import subprocess

# Using shell=True
result_shell ='echo Hello, World!', capture_output = True, shell=True, text=True)


Check where some programs are installed in your system 

import subprocess

#check where python is installed
python ='where python', capture_output = True, text = True, shell = True ) 
# check where pip is installed 
pip ='where pip', capture_output = True, text = True, shell = True) 

#print the outputs
print('python: ', python.stdout)
print('pip:', pip.stdout)

python:  C:\Users\John\AppData\Local\Programs\Python\Python311\python.exe

pip: C:\Users\John\AppData\Local\Programs\Python\Python311\Scripts\pip.exe

In the above example, we called the function with the where command which checks the absolute path to the executable of a program given as the argument.

Raising Errors

By default, errors raised by a subprocess are not propagated to the calling program. However we can set the check parameter to True  in the function to make it raise a CalledProcessError if the subprocess returns a non-zero exit code, indicating an error.

import subprocess

    #callpython with a badly formated code
    result =["python", "-c", 'print(Hello, World'], capture_output = True, text = True, check = True)
except subprocess.CalledProcessError as e:

Sending input values when calling a subprocess

Input values can be passed to the called subprocess as additional parameters to the popenargs argument. For example, consider  if we want to call Python as a subprocess with a script which expects arguments. We can pass the arguments, then access them from the called subprocess using the sys.argv list.

A Python file called

import sys 
import subprocess

#get the arguments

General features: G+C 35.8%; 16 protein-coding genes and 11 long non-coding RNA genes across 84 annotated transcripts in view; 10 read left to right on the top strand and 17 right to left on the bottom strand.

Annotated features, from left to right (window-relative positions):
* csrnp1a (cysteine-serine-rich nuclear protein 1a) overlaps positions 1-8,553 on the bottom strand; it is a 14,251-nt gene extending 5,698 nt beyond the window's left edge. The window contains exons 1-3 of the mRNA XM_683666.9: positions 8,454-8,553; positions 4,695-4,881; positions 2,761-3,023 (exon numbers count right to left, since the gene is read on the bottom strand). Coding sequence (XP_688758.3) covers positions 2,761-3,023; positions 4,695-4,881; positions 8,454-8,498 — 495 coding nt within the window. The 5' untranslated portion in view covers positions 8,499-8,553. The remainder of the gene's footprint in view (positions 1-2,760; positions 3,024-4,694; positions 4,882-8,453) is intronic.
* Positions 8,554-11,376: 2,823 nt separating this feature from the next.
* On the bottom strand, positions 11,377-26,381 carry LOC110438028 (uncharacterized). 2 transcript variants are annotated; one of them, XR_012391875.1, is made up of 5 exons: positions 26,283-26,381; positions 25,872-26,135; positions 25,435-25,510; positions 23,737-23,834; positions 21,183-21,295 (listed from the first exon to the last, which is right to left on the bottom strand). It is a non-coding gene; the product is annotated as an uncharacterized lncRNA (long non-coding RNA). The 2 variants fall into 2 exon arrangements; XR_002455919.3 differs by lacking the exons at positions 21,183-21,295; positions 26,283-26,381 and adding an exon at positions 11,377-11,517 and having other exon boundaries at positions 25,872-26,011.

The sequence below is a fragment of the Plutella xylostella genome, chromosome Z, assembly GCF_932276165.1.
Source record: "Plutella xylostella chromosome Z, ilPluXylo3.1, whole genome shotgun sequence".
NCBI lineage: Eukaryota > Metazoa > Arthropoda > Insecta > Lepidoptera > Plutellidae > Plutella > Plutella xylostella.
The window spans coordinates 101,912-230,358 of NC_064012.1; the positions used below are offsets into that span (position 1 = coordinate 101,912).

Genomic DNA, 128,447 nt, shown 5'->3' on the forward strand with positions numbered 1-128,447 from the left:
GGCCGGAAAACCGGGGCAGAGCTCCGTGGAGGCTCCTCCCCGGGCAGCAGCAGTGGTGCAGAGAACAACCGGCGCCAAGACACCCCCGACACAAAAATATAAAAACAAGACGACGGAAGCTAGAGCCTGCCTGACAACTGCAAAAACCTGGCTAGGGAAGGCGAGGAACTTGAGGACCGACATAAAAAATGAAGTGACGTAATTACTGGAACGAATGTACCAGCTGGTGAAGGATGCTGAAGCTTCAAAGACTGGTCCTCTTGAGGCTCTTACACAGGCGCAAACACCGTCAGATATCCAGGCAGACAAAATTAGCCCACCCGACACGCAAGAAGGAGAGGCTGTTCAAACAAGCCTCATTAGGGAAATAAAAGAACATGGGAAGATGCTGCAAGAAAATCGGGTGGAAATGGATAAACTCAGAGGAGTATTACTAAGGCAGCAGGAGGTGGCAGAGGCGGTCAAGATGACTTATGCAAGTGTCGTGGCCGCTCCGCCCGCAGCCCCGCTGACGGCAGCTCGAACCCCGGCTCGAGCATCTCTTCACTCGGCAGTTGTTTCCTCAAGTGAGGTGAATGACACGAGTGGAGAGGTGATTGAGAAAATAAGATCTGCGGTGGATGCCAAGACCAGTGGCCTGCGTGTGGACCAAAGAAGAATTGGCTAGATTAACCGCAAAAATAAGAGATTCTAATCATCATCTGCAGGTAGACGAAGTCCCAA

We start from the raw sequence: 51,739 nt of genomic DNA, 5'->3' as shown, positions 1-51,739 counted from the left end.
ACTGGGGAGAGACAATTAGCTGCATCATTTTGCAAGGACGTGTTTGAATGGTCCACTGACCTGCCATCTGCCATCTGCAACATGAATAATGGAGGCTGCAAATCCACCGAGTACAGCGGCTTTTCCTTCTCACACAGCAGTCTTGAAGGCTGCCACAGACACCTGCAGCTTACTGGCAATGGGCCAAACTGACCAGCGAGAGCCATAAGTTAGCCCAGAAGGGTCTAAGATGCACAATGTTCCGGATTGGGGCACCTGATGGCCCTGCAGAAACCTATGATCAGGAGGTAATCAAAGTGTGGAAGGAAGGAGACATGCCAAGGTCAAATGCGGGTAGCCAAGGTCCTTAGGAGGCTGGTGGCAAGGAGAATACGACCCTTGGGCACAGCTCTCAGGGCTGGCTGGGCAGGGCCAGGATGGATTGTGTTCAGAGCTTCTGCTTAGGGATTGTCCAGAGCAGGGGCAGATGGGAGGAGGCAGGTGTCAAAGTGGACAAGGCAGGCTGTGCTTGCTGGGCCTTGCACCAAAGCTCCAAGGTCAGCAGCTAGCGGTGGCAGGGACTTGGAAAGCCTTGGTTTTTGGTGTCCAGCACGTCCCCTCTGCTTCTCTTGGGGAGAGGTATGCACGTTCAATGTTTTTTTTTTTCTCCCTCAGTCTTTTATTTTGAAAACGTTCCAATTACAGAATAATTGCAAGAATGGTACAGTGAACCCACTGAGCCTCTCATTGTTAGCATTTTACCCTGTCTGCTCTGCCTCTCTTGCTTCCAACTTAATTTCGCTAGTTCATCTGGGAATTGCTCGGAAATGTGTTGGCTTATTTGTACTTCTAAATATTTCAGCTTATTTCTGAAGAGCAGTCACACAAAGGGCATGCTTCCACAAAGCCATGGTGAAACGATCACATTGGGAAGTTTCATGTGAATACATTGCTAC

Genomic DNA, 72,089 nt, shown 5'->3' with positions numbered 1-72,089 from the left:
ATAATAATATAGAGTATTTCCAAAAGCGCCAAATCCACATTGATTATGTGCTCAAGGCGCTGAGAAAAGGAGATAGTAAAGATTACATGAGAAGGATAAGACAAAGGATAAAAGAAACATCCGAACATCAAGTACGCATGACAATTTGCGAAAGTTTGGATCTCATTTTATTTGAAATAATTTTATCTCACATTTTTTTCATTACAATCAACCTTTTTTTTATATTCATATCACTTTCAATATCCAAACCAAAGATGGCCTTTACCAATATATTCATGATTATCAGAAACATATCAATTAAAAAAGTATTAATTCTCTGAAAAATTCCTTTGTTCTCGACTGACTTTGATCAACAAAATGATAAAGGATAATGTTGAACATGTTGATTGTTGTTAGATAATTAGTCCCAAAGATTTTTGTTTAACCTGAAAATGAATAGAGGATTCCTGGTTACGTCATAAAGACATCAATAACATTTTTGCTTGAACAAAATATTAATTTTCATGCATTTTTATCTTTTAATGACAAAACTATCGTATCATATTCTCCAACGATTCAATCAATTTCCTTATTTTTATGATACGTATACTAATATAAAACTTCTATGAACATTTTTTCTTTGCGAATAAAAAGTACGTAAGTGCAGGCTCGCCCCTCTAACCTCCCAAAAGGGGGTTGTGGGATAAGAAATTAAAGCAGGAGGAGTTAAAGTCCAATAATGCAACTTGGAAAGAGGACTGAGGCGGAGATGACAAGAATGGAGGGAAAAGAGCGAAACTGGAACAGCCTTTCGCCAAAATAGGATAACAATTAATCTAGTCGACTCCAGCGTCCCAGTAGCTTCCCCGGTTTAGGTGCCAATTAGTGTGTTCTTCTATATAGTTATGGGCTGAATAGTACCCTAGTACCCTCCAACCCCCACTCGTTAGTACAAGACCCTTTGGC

input1, input2 = int(sys.argv[1]), int(sys.argv[2])

def add(a, b):
    result = a + b
    return f"{a} + {b} = {result}"

print(add(input1, input2))

run as a subprocess from

#import the subprocess module
import subprocess

#call python with
result =['python', '', '10', '20'], capture_output = True, text = True)

#print the returned value

['', '10', '20']
10 + 20 = 30

More advanced examples

Create a virtual environment

Create a virtual environment from within a Python script

#import the subprocess module
import subprocess

#Create a virtual environment from a python program ["python", "-m", "venv", "virtualenv"])

CompletedProcess(args='python -m venv venv', returncode=0)

If you execute the above snippet,  a new virtual environment with the name virtualenv will be created in the working directory.

Run pip programmatically

We can run pip as a subprocess to manage modules and packages programmatically. This is especially useful for automating installations and other package management tasks.

Install a package with pip 

#import the subprocess module
import subprocess

#install flask with pip'pip install flask', shell = True)

Collecting flask
  Obtaining dependency information for flask from


Downloading MarkupSafe-2.1.4-cp311-cp311-win_amd64.whl (17 kB)
Installing collected packages: MarkupSafe, itsdangerous, colorama, blinker, Werkzeug, Jinja2, click, flask
Successfully installed Jinja2-3.1.3 MarkupSafe-2.1.4 Werkzeug-3.0.1 blinker-1.7.0 click-8.1.7 colorama-0.4.6 flask-3.0.1 itsdangerous-2.1.2

In the above example, we have run pip as a subprocess to install the flask package programmatically. This is the equivalent of running the pip install flask command from the commandline.

List all installed packages

import subprocess

#check the installed packages"pip list", shell = True)

package      Version
------------ -------
blinker      1.7.0
click        8.1.7
colorama     0.4.6
Flask        3.0.1
itsdangerous 2.1.2
Jinja2       3.1.3
MarkupSafe   2.1.4
pip          23.2.1
setuptools   65.5.0
Werkzeug     3.0.1